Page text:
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posted on 17 July 2017

Early Headlines: Asia Stocks Up, China Down, Dollar, Oil And Gold All Up, Emerging Mkts On Fire, GOP Medicaid Hang Up, Trump At New Low, UK Plans For No Petrol, Kim Says Trump Bluffs, China Growth Accelerating, And More

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Early Bird Headlines 17 July 2017

Econintersect: Here are some of the headlines we found to help you start your day. For more headlines see our afternoon feature for GEI members, What We Read Today, which has many more headlines and a number of article discussions to keep you abreast of what we have found interesting.

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Global

asia.pac.2017.jul.17

  • The G20’s Role Reversals (Project Syndicate) The list of pressing global issues confronting G20 leaders seems to grow every year. But this year, the very countries that once brought solutions to the table may be the biggest problems of all. Since the Group of Twenty (G20) was founded in 1999, the United States and China have generally managed to restore or instill confidence in the international order, even when other members were mired in crisis. And in the ensuing years, both countries have maintained stable growth and weathered economic storms better than most. But that has changed in 2017.
  • Emerging Markets on Fire (The Daily Shot) The largest EM stock market ETF (EEM) is up 32% in the last year and 25% on the past 7 months.

U.S.

  • Inquiry Into Bernie Sanders’s Wife May Tarnish His Liberal Luster (The New York Times) A federal investigation into a long-ago land deal by Senator Bernie Sanders’s wife is threatening to take some of the luster off the senator’s populist appeal, attaching the phrase “bank fraud" to the biography of a politician practically sainted on the left for his stands against “millionaires and billionaires". But he has been shadowed by talk of a deepening investigation into his wife’s role in a 2010 land deal for a Vermont college that ultimately contributed to her ouster as its president. His wife, Jane Sanders, has hired a lawyer to represent her as federal authorities look into a $10 million sale of about 33 acres of lakefront property by the Roman Catholic Diocese of Burlington to Burlington College. Ms. Sanders was hoping to relocate and expand the institution.But the facts in the case do not fit well with Mr. Sanders’s populist image. The charges revolve around a $6.5 million bank loan, that was obtained with a promise that college donors would quickly pay back at least $2.6 million of the debt. They did not, Ms. Sanders was ousted, and the college went belly up.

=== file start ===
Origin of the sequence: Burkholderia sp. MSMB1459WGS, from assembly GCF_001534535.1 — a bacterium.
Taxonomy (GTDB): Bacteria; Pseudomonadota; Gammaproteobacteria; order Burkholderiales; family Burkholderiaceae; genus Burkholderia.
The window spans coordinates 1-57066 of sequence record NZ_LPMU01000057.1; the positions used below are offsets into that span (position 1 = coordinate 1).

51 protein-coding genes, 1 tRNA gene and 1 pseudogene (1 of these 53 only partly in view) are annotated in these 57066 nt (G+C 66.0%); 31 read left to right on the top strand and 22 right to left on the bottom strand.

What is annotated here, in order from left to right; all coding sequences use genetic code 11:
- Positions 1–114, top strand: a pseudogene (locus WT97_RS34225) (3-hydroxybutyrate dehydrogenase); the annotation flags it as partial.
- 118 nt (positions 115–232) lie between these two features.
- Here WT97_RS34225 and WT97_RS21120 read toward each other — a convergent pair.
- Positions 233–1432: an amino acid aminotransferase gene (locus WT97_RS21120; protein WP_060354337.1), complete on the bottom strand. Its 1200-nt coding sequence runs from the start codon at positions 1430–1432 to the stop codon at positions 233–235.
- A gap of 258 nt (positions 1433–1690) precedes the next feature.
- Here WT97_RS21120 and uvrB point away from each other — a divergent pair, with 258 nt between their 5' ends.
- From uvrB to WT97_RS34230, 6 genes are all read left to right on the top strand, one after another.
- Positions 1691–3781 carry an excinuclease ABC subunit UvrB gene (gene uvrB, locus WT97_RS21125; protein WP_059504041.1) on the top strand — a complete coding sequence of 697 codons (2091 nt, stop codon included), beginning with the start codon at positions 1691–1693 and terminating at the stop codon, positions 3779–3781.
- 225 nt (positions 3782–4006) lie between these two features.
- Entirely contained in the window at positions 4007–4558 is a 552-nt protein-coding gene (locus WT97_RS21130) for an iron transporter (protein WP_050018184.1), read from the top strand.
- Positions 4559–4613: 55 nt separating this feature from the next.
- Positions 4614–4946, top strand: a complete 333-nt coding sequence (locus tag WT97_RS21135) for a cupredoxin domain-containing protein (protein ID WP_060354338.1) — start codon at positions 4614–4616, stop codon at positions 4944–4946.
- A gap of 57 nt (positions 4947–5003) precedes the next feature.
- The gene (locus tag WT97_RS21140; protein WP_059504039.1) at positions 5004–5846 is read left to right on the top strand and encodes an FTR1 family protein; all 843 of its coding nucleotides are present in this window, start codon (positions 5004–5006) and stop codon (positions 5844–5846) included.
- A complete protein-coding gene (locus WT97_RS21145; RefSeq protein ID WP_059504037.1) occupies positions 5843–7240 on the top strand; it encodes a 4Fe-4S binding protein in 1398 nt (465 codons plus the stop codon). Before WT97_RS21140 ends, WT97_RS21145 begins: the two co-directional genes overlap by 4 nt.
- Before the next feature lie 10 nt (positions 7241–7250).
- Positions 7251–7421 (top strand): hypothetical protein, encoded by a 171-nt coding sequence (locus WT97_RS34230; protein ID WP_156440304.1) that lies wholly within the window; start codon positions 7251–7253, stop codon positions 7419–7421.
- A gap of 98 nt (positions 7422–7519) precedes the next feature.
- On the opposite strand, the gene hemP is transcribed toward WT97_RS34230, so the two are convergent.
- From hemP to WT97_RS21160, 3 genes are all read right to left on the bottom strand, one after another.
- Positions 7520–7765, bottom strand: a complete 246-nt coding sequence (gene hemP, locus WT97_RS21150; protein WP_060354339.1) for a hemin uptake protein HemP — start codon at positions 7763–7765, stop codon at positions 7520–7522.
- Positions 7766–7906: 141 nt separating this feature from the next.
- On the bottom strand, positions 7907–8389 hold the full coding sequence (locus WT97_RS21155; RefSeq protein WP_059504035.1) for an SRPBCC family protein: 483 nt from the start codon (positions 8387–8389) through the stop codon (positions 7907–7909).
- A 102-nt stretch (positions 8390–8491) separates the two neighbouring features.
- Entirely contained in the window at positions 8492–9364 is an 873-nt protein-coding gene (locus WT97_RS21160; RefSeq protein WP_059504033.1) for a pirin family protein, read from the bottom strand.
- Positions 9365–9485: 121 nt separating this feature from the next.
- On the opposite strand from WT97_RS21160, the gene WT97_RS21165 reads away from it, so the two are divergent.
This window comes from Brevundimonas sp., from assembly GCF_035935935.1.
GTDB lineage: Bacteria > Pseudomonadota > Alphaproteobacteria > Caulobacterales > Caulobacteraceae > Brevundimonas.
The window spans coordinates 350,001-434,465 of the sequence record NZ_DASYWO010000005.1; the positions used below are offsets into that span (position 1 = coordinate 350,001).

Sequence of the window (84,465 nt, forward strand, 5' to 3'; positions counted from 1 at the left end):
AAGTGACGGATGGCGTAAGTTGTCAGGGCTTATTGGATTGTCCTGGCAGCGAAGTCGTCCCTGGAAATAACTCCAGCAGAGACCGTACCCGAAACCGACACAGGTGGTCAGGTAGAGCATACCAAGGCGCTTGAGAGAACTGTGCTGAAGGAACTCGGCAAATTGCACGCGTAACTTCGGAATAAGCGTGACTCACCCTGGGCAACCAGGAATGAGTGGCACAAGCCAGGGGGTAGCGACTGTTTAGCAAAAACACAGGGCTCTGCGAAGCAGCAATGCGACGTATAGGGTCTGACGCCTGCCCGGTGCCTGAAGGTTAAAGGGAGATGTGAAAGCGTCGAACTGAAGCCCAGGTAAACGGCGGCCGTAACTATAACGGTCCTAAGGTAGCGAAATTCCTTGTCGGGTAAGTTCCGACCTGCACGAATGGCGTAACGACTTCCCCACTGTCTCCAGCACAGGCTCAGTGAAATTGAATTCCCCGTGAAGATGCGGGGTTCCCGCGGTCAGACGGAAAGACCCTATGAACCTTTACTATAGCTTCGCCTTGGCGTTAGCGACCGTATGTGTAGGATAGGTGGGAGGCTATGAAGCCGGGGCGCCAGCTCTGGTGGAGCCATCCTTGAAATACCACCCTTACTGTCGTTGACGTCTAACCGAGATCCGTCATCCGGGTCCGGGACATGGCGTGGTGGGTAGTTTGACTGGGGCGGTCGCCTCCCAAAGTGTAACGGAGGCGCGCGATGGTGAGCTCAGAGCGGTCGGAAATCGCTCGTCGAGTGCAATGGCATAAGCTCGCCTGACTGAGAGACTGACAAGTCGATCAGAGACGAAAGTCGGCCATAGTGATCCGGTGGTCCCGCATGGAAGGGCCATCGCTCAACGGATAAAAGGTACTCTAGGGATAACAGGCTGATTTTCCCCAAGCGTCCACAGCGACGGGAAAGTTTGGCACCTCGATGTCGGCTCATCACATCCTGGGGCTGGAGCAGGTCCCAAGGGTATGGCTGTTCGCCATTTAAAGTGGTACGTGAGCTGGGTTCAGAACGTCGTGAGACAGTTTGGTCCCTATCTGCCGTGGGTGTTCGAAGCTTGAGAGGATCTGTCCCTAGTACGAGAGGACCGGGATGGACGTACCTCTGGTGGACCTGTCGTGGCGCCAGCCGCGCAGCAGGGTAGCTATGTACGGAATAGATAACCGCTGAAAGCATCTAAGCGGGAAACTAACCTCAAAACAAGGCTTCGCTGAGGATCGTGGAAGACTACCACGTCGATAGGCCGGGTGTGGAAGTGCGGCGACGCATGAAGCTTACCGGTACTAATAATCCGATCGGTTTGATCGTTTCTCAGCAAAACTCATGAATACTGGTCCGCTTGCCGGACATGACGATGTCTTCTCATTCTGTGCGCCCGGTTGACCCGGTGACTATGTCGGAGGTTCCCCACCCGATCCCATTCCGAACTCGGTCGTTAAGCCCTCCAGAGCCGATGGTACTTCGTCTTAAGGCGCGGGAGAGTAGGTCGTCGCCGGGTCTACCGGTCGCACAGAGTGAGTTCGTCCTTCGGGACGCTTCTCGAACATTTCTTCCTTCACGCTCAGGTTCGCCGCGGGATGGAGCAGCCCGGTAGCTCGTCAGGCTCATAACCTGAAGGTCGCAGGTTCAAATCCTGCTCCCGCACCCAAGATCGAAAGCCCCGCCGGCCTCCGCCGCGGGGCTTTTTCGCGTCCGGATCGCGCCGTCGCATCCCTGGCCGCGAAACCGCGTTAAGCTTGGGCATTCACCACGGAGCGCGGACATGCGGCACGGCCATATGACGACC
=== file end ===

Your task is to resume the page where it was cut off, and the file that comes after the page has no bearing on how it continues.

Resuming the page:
• Former US prosecutor on Trump-Russia investigation: ‘People will be going to jail’ (Independent) A former federal prosecutor,Harry Litman, who worked at the Department of Justice in the 1990s, says that he believes the investigation into the Donald Trump campaign’s ties to Russia is going to land some people in jail.
  • Trump's lawyer may have let something slip about Don Jr.'s meeting with Russians (Business Insider) President Donald Trump's lawyer told ABC on Sunday morning that Donald Trump Jr.'s meeting last June with Russian lawyer Natalia Veselnitskaya and Russian-American lobbyist Rinat Akhmetshin was innocent because if it weren't, the Secret Service would not have "allowed these people in".

The Secret Service confirmed on Sunday that Trump Jr. was not under its protection on June 9, 2016, when Trump Jr., his father's campaign chairman Paul Manafort, and his brother-in-law Jared Kushner met with the Russians at Trump Tower.

The Secret Service added that because Trump Jr. was not a protectee as of June 9, the Secret Service "would not have screened anyone he [Trump Jr.] was meeting with at that time." Manafort and Kushner were not under Secret Service protection at that point, either, as Think Progress noted on Sunday.